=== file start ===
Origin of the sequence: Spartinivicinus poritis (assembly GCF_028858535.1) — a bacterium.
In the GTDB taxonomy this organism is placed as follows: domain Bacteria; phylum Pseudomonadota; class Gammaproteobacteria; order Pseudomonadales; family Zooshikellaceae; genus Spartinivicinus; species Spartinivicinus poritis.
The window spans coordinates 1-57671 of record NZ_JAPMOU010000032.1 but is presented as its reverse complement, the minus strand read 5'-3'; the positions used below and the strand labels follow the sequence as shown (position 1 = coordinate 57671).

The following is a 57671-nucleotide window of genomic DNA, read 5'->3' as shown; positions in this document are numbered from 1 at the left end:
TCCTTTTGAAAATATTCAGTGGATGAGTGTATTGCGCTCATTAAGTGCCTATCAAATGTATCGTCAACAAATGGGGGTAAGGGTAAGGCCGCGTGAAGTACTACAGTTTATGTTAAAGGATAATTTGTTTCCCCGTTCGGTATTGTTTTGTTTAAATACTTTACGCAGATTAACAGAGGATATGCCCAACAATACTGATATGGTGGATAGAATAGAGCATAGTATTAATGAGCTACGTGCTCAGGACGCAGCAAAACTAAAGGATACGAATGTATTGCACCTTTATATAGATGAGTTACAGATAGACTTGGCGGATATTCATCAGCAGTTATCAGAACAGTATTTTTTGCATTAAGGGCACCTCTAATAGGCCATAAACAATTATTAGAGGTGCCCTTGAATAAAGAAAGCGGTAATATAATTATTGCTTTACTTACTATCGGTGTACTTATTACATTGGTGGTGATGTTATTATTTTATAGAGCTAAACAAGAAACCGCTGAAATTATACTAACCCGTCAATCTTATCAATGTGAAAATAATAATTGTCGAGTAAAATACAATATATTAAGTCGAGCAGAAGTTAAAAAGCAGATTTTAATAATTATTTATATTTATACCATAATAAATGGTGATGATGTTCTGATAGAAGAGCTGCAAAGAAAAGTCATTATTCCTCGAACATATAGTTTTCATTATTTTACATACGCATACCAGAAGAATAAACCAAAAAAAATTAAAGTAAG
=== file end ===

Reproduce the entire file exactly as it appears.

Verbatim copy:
Origin of the sequence: Spartinivicinus poritis (assembly GCF_028858535.1) — a bacterium.
In the GTDB taxonomy this organism is placed as follows: domain Bacteria; phylum Pseudomonadota; class Gammaproteobacteria; order Pseudomonadales; family Zooshikellaceae; genus Spartinivicinus; species Spartinivicinus poritis.
The window spans coordinates 1-57671 of record NZ_JAPMOU010000032.1 but is presented as its reverse complement, the minus strand read 5'-3'; the positions used below and the strand labels follow the sequence as shown (position 1 = coordinate 57671).

The following is a 57671-nucleotide window of genomic DNA, read 5'->3' as shown; positions in this document are numbered from 1 at the left end:
TCCTTTTGAAAATATTCAGTGGATGAGTGTATTGCGCTCATTAAGTGCCTATCAAATGTATCGTCAACAAATGGGGGTAAGGGTAAGGCCGCGTGAAGTACTACAGTTTATGTTAAAGGATAATTTGTTTCCCCGTTCGGTATTGTTTTGTTTAAATACTTTACGCAGATTAACAGAGGATATGCCCAACAATACTGATATGGTGGATAGAATAGAGCATAGTATTAATGAGCTACGTGCTCAGGACGCAGCAAAACTAAAGGATACGAATGTATTGCACCTTTATATAGATGAGTTACAGATAGACTTGGCGGATATTCATCAGCAGTTATCAGAACAGTATTTTTTGCATTAAGGGCACCTCTAATAGGCCATAAACAATTATTAGAGGTGCCCTTGAATAAAGAAAGCGGTAATATAATTATTGCTTTACTTACTATCGGTGTACTTATTACATTGGTGGTGATGTTATTATTTTATAGAGCTAAACAAGAAACCGCTGAAATTATACTAACCCGTCAATCTTATCAATGTGAAAATAATAATTGTCGAGTAAAATACAATATATTAAGTCGAGCAGAAGTTAAAAAGCAGATTTTAATAATTATTTATATTTATACCATAATAAATGGTGATGATGTTCTGATAGAAGAGCTGCAAAGAAAAGTCATTATTCCTCGAACATATAGTTTTCATTATTTTACATACGCATACCAGAAGAATAAACCAAAAAAAATTAAAGTAAG